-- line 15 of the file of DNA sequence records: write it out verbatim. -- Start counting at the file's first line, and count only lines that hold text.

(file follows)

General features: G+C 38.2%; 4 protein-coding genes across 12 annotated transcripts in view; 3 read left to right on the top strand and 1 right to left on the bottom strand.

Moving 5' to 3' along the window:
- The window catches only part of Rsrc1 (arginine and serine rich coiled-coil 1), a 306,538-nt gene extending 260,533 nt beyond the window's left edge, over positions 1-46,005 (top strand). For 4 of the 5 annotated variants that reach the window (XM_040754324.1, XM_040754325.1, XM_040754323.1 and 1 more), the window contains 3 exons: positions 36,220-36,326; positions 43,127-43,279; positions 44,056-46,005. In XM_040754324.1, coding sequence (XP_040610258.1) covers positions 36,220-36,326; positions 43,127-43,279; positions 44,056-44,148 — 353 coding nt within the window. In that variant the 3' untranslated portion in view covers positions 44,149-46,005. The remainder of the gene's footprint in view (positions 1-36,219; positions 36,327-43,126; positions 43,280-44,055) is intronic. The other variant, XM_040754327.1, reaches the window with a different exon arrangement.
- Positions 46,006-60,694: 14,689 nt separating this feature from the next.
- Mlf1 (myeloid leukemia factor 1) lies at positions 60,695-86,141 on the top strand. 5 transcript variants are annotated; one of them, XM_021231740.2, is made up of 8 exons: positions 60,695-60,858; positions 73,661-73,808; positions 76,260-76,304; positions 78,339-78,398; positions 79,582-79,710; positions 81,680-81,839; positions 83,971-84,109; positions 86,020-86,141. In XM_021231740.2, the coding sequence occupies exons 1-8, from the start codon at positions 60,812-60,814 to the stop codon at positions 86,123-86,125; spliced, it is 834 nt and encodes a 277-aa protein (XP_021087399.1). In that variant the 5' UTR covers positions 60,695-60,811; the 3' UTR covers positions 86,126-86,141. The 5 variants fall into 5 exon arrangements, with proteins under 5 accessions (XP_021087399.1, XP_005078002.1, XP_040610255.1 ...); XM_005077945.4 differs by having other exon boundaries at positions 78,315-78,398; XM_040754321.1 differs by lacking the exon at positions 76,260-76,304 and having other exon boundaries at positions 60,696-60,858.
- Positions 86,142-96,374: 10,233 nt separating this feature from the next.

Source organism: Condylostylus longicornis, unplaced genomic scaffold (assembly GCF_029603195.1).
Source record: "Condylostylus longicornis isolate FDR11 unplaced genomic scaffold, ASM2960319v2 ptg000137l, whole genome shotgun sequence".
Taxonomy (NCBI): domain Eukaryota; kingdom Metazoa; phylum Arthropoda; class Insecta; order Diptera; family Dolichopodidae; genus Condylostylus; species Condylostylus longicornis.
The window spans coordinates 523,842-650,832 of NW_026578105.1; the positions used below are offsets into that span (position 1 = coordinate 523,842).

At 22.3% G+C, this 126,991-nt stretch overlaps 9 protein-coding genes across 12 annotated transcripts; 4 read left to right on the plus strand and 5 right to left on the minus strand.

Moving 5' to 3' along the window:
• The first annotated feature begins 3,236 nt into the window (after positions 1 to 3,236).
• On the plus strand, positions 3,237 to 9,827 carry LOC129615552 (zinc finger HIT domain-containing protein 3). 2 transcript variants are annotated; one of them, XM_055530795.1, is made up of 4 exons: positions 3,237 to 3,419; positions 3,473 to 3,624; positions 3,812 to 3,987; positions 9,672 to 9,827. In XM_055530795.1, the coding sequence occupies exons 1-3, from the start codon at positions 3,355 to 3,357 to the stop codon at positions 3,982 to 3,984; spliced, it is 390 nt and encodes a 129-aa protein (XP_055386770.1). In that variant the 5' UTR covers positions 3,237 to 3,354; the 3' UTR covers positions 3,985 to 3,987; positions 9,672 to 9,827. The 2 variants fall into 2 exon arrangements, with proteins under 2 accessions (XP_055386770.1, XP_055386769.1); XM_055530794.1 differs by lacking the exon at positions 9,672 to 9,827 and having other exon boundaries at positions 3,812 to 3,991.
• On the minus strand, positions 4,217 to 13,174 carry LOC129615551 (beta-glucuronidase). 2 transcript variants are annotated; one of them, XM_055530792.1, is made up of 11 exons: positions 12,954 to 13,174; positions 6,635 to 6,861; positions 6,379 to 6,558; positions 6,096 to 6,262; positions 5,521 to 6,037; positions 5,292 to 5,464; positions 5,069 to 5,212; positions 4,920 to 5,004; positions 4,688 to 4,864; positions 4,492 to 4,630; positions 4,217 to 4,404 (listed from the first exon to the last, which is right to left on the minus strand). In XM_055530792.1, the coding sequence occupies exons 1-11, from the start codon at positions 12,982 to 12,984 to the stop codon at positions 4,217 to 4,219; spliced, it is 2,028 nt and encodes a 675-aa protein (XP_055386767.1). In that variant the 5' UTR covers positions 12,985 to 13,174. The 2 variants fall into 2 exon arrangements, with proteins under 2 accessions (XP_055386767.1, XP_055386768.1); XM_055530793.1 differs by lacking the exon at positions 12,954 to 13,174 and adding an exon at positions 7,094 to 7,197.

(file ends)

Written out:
• On the minus strand, positions 4,217 to 13,174 carry LOC129615551 (beta-glucuronidase). 2 transcript variants are annotated; one of them, XM_055530792.1, is made up of 11 exons: positions 12,954 to 13,174; positions 6,635 to 6,861; positions 6,379 to 6,558; positions 6,096 to 6,262; positions 5,521 to 6,037; positions 5,292 to 5,464; positions 5,069 to 5,212; positions 4,920 to 5,004; positions 4,688 to 4,864; positions 4,492 to 4,630; positions 4,217 to 4,404 (listed from the first exon to the last, which is right to left on the minus strand). In XM_055530792.1, the coding sequence occupies exons 1-11, from the start codon at positions 12,982 to 12,984 to the stop codon at positions 4,217 to 4,219; spliced, it is 2,028 nt and encodes a 675-aa protein (XP_055386767.1). In that variant the 5' UTR covers positions 12,985 to 13,174. The 2 variants fall into 2 exon arrangements, with proteins under 2 accessions (XP_055386767.1, XP_055386768.1); XM_055530793.1 differs by lacking the exon at positions 12,954 to 13,174 and adding an exon at positions 7,094 to 7,197.